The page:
Aissatou is not the only strong feminist portrayed in the text. Daba, Ramatoulaye’s oldest daughter also emerges as one. This may have been engendered by her father being her best friends ‘sugar daddy’. These experiences moulded her into the radical feminist that she exemplifies throughout the book. At the start of the book when Modou’s property is being distributed, Daba fearlessly demanded the SICAP villa. ‘As for my daughter Daba, she waved about a bailiff’s affidavit, dated the very day of her father’s death that listed all the contents of the SICAP villa'(11). This shows Daba’s strength and fierceness. The significance of this quote underlines poetic justice- on the very day of her father’s death, Daba is more focused on protecting her mother rather than mourning her father. This also highlights the rift that developed between Daba and Modou. Ramatoulaye goes on to say ‘You know that I am excessively sentimental. I was not at all pleased by this display on either side’ (11). This shows the contrast between the feminist roles of Daba and her mother. Clearly, Ramatoulaye is a more moderate feminist than the radical Daba.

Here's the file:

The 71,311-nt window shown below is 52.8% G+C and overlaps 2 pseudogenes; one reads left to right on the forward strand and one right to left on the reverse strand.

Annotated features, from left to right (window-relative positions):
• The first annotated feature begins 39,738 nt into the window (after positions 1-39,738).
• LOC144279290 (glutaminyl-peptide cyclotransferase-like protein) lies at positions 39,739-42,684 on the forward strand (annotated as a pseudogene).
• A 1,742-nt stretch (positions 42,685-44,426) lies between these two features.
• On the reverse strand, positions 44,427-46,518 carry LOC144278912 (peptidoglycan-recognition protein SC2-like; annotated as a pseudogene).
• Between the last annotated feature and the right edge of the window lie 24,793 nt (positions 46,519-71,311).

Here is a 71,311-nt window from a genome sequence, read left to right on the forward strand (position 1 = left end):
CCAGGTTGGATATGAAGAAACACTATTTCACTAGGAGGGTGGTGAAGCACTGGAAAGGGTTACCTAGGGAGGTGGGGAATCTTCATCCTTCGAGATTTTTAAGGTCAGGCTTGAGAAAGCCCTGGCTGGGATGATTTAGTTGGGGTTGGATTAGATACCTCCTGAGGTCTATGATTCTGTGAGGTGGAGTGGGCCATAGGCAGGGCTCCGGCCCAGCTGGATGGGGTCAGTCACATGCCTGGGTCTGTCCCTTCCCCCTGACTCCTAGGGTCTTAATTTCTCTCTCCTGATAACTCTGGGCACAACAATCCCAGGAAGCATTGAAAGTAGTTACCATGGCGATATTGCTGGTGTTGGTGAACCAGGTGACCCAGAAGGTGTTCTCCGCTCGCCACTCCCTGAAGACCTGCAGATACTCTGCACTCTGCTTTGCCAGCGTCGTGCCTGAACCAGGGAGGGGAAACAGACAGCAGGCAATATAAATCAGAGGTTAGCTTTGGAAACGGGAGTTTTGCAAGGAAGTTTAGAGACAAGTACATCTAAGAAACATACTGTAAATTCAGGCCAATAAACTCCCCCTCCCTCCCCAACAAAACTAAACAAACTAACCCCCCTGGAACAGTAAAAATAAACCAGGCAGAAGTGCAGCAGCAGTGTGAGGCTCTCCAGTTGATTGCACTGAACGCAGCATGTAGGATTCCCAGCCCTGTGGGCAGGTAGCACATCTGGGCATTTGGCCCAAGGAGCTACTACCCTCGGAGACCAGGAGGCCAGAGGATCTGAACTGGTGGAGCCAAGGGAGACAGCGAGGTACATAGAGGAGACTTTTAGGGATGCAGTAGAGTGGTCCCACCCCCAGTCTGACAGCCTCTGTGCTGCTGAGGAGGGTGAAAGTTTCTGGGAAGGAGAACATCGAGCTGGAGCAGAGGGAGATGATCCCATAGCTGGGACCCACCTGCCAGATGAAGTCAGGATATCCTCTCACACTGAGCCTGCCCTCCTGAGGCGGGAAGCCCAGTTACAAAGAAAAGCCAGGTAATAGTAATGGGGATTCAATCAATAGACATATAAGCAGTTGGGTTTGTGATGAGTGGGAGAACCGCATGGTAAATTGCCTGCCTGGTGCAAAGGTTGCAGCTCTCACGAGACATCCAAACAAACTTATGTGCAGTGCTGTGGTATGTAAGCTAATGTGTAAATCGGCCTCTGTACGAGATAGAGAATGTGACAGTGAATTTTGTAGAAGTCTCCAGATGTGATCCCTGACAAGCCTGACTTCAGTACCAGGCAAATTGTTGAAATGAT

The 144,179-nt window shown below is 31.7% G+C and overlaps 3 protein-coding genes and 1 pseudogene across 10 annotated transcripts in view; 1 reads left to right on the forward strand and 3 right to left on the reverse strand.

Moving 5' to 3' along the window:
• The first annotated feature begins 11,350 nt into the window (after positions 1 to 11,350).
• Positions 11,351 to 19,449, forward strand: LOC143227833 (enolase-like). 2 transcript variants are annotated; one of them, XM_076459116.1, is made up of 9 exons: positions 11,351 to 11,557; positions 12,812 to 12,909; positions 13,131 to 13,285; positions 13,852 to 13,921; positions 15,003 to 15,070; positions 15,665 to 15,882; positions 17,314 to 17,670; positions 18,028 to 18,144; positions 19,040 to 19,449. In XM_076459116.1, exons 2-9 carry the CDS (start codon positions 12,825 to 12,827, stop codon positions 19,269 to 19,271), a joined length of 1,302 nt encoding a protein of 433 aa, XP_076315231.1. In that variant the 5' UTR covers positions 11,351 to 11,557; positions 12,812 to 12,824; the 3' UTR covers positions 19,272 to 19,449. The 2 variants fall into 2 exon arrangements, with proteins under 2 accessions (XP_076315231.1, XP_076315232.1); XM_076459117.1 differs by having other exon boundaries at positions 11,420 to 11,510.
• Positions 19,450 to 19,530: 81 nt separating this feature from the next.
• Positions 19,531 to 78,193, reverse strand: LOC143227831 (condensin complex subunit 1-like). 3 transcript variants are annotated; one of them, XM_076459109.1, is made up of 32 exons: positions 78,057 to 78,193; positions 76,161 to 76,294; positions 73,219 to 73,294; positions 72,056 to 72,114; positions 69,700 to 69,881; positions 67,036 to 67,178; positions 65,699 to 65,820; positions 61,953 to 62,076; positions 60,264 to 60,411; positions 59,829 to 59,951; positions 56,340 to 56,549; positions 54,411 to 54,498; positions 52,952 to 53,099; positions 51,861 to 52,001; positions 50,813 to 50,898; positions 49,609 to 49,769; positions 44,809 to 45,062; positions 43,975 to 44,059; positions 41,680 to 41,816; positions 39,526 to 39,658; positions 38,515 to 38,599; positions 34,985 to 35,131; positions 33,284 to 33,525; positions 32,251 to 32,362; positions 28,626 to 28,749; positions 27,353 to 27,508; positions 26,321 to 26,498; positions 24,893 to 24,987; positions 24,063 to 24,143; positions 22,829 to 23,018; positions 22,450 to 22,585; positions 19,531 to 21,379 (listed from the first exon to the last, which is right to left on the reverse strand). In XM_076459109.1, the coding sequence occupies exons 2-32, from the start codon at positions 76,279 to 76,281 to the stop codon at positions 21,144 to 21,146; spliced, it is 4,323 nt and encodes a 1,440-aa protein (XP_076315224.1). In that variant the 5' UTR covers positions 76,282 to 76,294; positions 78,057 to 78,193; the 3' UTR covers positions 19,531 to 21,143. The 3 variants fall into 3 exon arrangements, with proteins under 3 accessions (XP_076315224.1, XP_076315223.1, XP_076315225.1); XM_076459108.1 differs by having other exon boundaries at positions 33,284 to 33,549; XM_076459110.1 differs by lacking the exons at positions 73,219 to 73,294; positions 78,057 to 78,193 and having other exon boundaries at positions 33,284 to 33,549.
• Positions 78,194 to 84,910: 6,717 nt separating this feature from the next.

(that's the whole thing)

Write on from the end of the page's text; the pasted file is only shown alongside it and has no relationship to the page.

Aunty Nabou and Anti-Feminism
However, not all women portrayed in the text are feminists. Some in fact are actually so conservative, they could be labelled as anti-feminists: Aunty Nabou is viewed as an antifeminist who disapproves of Aissatou being a goldsmith’s daughter and deviously drives her away. She brings up Young Nabou and forces her only son Mawdo, to marry her. Mawdo tells Aissatou ‘if I spurn this child, she will die'(31), an excuse which Mawdo uses to marry Young Nabou. Yet again we see the men with unjust excuses for betrayal. Even Ramatoulaye sees the rigidity in Aunty Nabou and poses the question ‘Faced with this rigid mother moulded by old morality, burning with the fierce ardour of antiquated laws, what could Mawdo Bâ do?'(31). A perfect description of Aunty Nabou is given. The use of words such as ‘old, antiquated’ is used to highlight her traditional views and orthodox beliefs. Moreover ‘rigid’ suggests that she is unwilling to change. The metaphor associated with the words ‘burning’ and ‘ardour’ further outline her old-fashioned way of thinking by drawing emphasis to this particular line due to the thorough description. In some ways the portrayal of Aunty Nabou as an antifeminist is ironic- you could in fact call her a reverse feminist.
It is clear that the role of various feminists as a result of their shared experiences founded by betrayal has been conveyed very effectively by Mariama Bâ. All these feminist roles as outlined in the essay have risen in response to betrayal and pain. However, the ending of the book turns towards a more optimistic outlook as Ramatoulaye claims that ‘it is from the dirty and nauseating humus that the green plant sprouts into life and I can feel new buds springing up in me'(95)- A perfect ending to the novel which celebrates all feminists that refuse to succumb to cultural betrayal in their endeavour to reclaim happiness.